“There is a unique and overwhelming consensus that the public demand for accountability from its public authorities can no longer be ignored,” Hevesi said. “All statewide elected officials and both houses of the Legislature have worked on their own approaches to improving public authorities. Now, is the time to come together to develop a new milestone in creating transparency and accountability in New York State government. Reform can and must be achieved.”

Attorney General Spitzer said, “The lack of oversight in public authorities has produced scandal and inefficiency. The reforms we are proposing today will raise ethical standards, increase accountability and enhance the performance of the authorities. I urge the Executive and the Legislature to work together to implement them as soon as possible.”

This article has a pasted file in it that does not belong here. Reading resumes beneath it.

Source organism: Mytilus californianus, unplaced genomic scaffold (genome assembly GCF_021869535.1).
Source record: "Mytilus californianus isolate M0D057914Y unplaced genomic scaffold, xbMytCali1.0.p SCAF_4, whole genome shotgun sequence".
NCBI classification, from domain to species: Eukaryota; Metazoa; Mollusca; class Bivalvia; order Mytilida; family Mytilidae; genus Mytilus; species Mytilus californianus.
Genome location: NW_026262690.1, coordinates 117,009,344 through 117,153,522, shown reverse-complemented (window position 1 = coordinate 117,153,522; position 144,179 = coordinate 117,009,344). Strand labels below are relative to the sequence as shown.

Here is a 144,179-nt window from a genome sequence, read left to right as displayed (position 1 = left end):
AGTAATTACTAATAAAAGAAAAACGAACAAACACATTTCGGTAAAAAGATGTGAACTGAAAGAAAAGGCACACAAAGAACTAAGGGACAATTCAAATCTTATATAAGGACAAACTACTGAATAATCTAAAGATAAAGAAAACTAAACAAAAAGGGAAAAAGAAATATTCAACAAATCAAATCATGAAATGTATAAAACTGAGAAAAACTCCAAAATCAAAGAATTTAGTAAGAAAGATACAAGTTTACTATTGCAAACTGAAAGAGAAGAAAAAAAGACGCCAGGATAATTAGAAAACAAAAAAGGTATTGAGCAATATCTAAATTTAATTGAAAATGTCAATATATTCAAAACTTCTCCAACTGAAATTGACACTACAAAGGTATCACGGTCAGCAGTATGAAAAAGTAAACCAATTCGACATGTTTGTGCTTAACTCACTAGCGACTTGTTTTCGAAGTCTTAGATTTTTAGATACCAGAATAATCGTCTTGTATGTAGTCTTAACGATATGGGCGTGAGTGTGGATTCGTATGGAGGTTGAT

Assembly Speaker Sheldon Silver said, “By adding greater transparency and accountability to the more than 700 public authorities and their subsidiaries we are providing all New Yorkers a more complete view of their State government, improving their overall efficiency and instituting safeguards for taxpayer dollars. This joint effort by state leaders with differing responsibilities and scopes of authority is a true indication of how serious a problem the State’s ‘shadow government’
has become and I urge the Senate and Governor to recognize the urgency of this legislation and join in our effort.”

Assemblyman Brodsky, who chairs the Assembly Committee on Corporations, Authorities and Commissions, said, “Our comprehensive legislation is the culmination of three years of work. It now falls squarely on the governor and Senate whether there is serious reform or continued scandal and inefficiency.”